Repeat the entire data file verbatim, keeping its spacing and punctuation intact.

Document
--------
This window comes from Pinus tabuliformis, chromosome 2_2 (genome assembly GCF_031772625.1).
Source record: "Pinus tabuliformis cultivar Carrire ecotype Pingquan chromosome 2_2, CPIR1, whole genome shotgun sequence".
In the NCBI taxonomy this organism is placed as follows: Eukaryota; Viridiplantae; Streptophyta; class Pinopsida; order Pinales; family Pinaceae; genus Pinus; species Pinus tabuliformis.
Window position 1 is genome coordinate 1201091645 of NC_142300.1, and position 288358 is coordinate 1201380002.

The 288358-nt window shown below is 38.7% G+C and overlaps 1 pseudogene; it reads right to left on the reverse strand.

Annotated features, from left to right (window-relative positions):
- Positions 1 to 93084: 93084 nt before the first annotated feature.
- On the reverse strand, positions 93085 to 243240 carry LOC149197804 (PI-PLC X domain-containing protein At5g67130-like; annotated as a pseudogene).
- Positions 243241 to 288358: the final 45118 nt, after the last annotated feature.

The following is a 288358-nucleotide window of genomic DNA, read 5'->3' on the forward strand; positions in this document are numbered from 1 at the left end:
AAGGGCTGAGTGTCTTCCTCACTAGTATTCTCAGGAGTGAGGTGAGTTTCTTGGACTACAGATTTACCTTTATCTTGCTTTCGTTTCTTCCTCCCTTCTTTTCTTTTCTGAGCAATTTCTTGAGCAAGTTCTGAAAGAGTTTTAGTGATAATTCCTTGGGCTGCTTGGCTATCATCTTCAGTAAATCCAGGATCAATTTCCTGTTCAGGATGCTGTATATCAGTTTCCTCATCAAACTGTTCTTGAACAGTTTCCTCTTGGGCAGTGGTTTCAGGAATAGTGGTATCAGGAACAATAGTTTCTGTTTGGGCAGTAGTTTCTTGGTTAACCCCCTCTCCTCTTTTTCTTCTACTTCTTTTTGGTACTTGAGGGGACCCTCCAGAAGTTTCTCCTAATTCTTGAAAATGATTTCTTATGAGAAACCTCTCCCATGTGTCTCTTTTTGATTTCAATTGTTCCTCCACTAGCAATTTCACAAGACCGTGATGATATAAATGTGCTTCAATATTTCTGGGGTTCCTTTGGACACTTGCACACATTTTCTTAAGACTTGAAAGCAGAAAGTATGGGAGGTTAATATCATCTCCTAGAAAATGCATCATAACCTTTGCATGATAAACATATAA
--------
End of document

This window comes from Pinus tabuliformis, chromosome 2_2 (genome assembly GCF_031772625.1).
Source record: "Pinus tabuliformis cultivar Carrire ecotype Pingquan chromosome 2_2, CPIR1, whole genome shotgun sequence".
In the NCBI taxonomy this organism is placed as follows: Eukaryota; Viridiplantae; Streptophyta; class Pinopsida; order Pinales; family Pinaceae; genus Pinus; species Pinus tabuliformis.
Window position 1 is genome coordinate 1201091645 of NC_142300.1, and position 288358 is coordinate 1201380002.

The 288358-nt window shown below is 38.7% G+C and overlaps 1 pseudogene; it reads right to left on the reverse strand.

Annotated features, from left to right (window-relative positions):
- Positions 1 to 93084: 93084 nt before the first annotated feature.
- On the reverse strand, positions 93085 to 243240 carry LOC149197804 (PI-PLC X domain-containing protein At5g67130-like; annotated as a pseudogene).
- Positions 243241 to 288358: the final 45118 nt, after the last annotated feature.

The following is a 288358-nucleotide window of genomic DNA, read 5'->3' on the forward strand; positions in this document are numbered from 1 at the left end:
AAGGGCTGAGTGTCTTCCTCACTAGTATTCTCAGGAGTGAGGTGAGTTTCTTGGACTACAGATTTACCTTTATCTTGCTTTCGTTTCTTCCTCCCTTCTTTTCTTTTCTGAGCAATTTCTTGAGCAAGTTCTGAAAGAGTTTTAGTGATAATTCCTTGGGCTGCTTGGCTATCATCTTCAGTAAATCCAGGATCAATTTCCTGTTCAGGATGCTGTATATCAGTTTCCTCATCAAACTGTTCTTGAACAGTTTCCTCTTGGGCAGTGGTTTCAGGAATAGTGGTATCAGGAACAATAGTTTCTGTTTGGGCAGTAGTTTCTTGGTTAACCCCCTCTCCTCTTTTTCTTCTACTTCTTTTTGGTACTTGAGGGGACCCTCCAGAAGTTTCTCCTAATTCTTGAAAATGATTTCTTATGAGAAACCTCTCCCATGTGTCTCTTTTTGATTTCAATTGTTCCTCCACTAGCAATTTCACAAGACCGTGATGATATAAATGTGCTTCAATATTTCTGGGGTTCCTTTGGACACTTGCACACATTTTCTTAAGACTTGAAAGCAGAAAGTATGGGAGGTTAATATCATCTCCTAGAAAATGCATCATAACCTTTGCATGATAAACATATAA